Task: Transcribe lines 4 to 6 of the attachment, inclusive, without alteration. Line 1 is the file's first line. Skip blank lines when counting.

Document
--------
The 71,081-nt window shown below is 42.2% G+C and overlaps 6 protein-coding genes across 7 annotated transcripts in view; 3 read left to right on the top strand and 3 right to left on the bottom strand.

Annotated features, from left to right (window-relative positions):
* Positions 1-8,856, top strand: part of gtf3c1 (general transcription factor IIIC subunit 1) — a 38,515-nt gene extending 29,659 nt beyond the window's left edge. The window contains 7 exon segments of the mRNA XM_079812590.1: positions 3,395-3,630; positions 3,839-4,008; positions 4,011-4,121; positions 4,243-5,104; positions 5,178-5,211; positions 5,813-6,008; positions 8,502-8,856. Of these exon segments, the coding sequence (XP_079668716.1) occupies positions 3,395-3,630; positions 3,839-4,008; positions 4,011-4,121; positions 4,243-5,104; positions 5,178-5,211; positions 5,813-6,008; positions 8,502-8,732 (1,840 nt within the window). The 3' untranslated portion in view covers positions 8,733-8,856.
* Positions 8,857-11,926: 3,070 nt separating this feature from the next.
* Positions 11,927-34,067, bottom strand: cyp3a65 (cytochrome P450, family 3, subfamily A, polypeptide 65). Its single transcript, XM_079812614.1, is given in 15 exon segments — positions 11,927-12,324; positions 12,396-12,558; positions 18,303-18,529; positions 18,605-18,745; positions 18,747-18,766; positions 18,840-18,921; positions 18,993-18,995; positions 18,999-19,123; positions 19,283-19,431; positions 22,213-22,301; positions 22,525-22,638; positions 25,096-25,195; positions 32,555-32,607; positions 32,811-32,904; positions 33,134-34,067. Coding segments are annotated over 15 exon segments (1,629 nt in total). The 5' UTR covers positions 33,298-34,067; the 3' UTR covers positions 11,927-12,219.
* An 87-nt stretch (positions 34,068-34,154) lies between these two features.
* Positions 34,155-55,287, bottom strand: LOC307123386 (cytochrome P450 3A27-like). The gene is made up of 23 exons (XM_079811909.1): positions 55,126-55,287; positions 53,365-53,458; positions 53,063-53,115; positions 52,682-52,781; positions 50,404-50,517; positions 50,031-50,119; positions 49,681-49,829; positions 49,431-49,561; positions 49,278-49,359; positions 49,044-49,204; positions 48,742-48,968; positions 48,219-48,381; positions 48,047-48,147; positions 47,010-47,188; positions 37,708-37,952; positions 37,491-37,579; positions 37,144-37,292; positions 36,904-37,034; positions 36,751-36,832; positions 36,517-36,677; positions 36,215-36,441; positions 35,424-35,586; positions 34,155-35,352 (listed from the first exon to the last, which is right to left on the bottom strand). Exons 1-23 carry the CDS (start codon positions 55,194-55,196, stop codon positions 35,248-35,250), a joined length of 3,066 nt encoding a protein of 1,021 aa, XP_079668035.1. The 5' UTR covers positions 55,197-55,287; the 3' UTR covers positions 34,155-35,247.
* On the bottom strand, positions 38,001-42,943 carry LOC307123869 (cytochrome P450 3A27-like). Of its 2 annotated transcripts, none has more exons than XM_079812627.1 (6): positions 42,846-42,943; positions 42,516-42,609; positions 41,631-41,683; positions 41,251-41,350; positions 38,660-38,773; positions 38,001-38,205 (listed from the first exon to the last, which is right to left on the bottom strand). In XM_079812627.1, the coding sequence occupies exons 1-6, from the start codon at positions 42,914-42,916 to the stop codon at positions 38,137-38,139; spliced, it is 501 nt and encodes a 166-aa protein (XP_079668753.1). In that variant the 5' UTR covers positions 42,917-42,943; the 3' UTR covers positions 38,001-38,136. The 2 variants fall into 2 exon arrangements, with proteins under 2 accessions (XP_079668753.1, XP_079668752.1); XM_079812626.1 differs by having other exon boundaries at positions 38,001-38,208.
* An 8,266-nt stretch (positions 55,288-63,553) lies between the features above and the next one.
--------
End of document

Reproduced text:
* Positions 8,857-11,926: 3,070 nt separating this feature from the next.
* Positions 11,927-34,067, bottom strand: cyp3a65 (cytochrome P450, family 3, subfamily A, polypeptide 65). Its single transcript, XM_079812614.1, is given in 15 exon segments — positions 11,927-12,324; positions 12,396-12,558; positions 18,303-18,529; positions 18,605-18,745; positions 18,747-18,766; positions 18,840-18,921; positions 18,993-18,995; positions 18,999-19,123; positions 19,283-19,431; positions 22,213-22,301; positions 22,525-22,638; positions 25,096-25,195; positions 32,555-32,607; positions 32,811-32,904; positions 33,134-34,067. Coding segments are annotated over 15 exon segments (1,629 nt in total). The 5' UTR covers positions 33,298-34,067; the 3' UTR covers positions 11,927-12,219.
* An 87-nt stretch (positions 34,068-34,154) lies between these two features.